- The Washington Times - Friday, October 5, 2007

Religious conservative leaders say they don’t expect to win if they carry through with preparations to run their own presidential candidate next year.

Instead, their goal would be to hurt the Republicans if Rudolph W. Giuliani becomes the Republican Party’s standard-bearer.

“The only reason to go third party is to hurt another party, as Ross Perot did and Ralph Nader did,” American Family Association (AFA) Chairman Donald Wildmon told The Washington Times.

Mr. Perot’s populist presidential campaigns in 1992 and 1996 were seen as mostly hurting the Republicans, while Mr. Nader’s 2000 Green Party candidacy was widely blamed for helping defeat Democrat Al Gore.

“Third parties are extremely difficult,” said Mr. Wildmon, a United Methodist minister whose AFA owns 180 radio stations in 28 states and reaches 3.4 million subscribers with “action alert” e-mails. “The two major parties have done pretty well in protecting themselves against competition.”

“It’s way too early to be talking about a third party,” said Free Congress Foundation President Paul M. Weyrich, a Catholic. “But if Giuliani gets the nomination, the Republican Party will be useless to Christian conservatives. So at that point, we would have to make some kind of determination of what do we do.”

Mr. Giuliani, the former mayor of New York, is the only explicitly pro-choice Republican chasing the nomination. He opposes a constitutional ban on same-sex “marriage” and has expressed approval of civil unions for same-sex couples.

Mr. Wildmon says the abortion and marriage issues are “not negotiable,” but like many other social conservative leaders, he is of two minds about running a third-party candidate. “I don’t know — it all depends on what the Republican Party does,” he told The Times.

“If Giuliani gets the nomination, it can be said that the Republicans self-destructed,” said Mr. Wildmon. “They will have done it to themselves. It will not be those of us who are social conservatives who did it.”

Unable to agree on any of the other four Republican nomination hopefuls who score in the double digits in polls, religious conservative leaders are limited in what they can do to derail Mr. Giuliani.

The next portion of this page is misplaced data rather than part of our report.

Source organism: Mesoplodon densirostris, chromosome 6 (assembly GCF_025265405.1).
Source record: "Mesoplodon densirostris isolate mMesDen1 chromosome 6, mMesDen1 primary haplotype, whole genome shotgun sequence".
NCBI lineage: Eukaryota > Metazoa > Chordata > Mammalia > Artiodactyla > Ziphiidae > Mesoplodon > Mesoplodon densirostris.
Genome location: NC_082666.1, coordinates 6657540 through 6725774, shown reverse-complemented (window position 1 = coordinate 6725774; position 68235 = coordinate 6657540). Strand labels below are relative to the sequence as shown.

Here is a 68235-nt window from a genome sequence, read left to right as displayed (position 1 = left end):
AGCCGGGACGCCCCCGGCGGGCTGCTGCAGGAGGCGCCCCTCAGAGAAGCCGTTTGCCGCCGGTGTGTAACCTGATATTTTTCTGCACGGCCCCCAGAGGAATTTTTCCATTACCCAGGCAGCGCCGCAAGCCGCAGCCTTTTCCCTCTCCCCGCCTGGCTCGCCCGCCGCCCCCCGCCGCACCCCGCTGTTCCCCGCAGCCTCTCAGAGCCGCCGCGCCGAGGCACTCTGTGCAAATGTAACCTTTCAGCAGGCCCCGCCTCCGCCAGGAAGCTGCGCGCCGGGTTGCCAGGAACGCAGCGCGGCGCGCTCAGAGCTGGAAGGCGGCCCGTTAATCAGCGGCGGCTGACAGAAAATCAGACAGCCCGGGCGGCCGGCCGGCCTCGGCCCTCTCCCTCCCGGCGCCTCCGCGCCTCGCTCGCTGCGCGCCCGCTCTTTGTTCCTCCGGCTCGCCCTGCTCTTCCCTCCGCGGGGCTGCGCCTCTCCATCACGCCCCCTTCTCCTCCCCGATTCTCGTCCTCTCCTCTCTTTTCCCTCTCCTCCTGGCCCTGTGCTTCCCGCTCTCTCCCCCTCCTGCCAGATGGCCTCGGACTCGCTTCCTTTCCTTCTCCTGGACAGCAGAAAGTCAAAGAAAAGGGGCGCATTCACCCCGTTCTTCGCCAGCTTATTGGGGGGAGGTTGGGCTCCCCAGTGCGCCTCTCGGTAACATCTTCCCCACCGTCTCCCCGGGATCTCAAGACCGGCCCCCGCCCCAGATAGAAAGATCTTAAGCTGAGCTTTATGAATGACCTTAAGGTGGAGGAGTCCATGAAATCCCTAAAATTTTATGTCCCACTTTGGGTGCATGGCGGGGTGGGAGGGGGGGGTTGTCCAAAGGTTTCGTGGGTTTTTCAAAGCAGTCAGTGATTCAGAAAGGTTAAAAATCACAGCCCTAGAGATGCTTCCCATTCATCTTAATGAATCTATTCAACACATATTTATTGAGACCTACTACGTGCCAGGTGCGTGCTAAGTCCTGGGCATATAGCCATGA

Nor is it clear whether a third-party candidate fielded by Catholic and evangelical leaders would deny the Republican ticket a victory — or have an major effect, except in an extremely close contest. There is no way of knowing beforehand whether rank-and-file voters on the Christian right will follow their leaders.

“The bigger problem facing the GOP is apathy about the current slate, not a challenge from a third party,” said Merrill Matthews, an evangelical and resident scholar at the Institute for Policy Innovation in Dallas.

Some social conservatives who oppose a third party have privately said they will swallow hard and vote for Mr. Giuliani if he faces Mrs. Clinton in the general election.

While some evangelical leaders back former Sen. Fred Thompson of Tennessee, few support former Massachusetts Gov. Mitt Romney — whose Mormonism is suspect among many Christian conservatives — or Sen. John McCain of Arizona, who attacked Pat Robertson and Jerry Falwell in the 2000 campaign.

Fifth-ranked in the polls, former Arkansas Gov. Mike Huckabee has backing of the leaders of many small-to-medium sized evangelical congregations and interest groups but not the most widely influential leaders like Mr. Wildmon and Mr. Dobson.

“It would seem that Christian leaders could well rally around Mike Huckabee if they are in search of a candidate they like,” said Republican election-law attorney Cleta Mitchell. “It isn’t as though there isn’t any candidate they could support.”

Mrs. Mitchell supports no candidate but thinks Mr. Huckabee “is actually a pretty impressive candidate and is doing a credible job of making his presence felt in this race.”

Mr. Wildmon agreed. “Could the social-conservative leaders support Huckabee? Yes. Have they done so yet? No,” he said, adding that he is “part of a group who have pledged not to go public to endorse anybody until the end of October.”

If current alignments haven’t changed by then, however, public declarations of fealty will reveal a badly splintered Christian right. A year before the presidential election, the depth of the religious right’s disappointment with Republicans, including with President Bush, is beyond what leaders have acknowledged up till now.

“Every six months before an election, Republicans are our best friends, and six days after the election, they don’t even know us,” said Mr. Wildmon, who is considered one of the two most influential evangelicals in the country — along with Focus on the Family founder James Dobson.

“Here’s one thing I’ll say about Republicans,” Mr. Wildmon said. “They may not win with us, but they cannot win without us. The leadership needs to think seriously and long about that proposition.”


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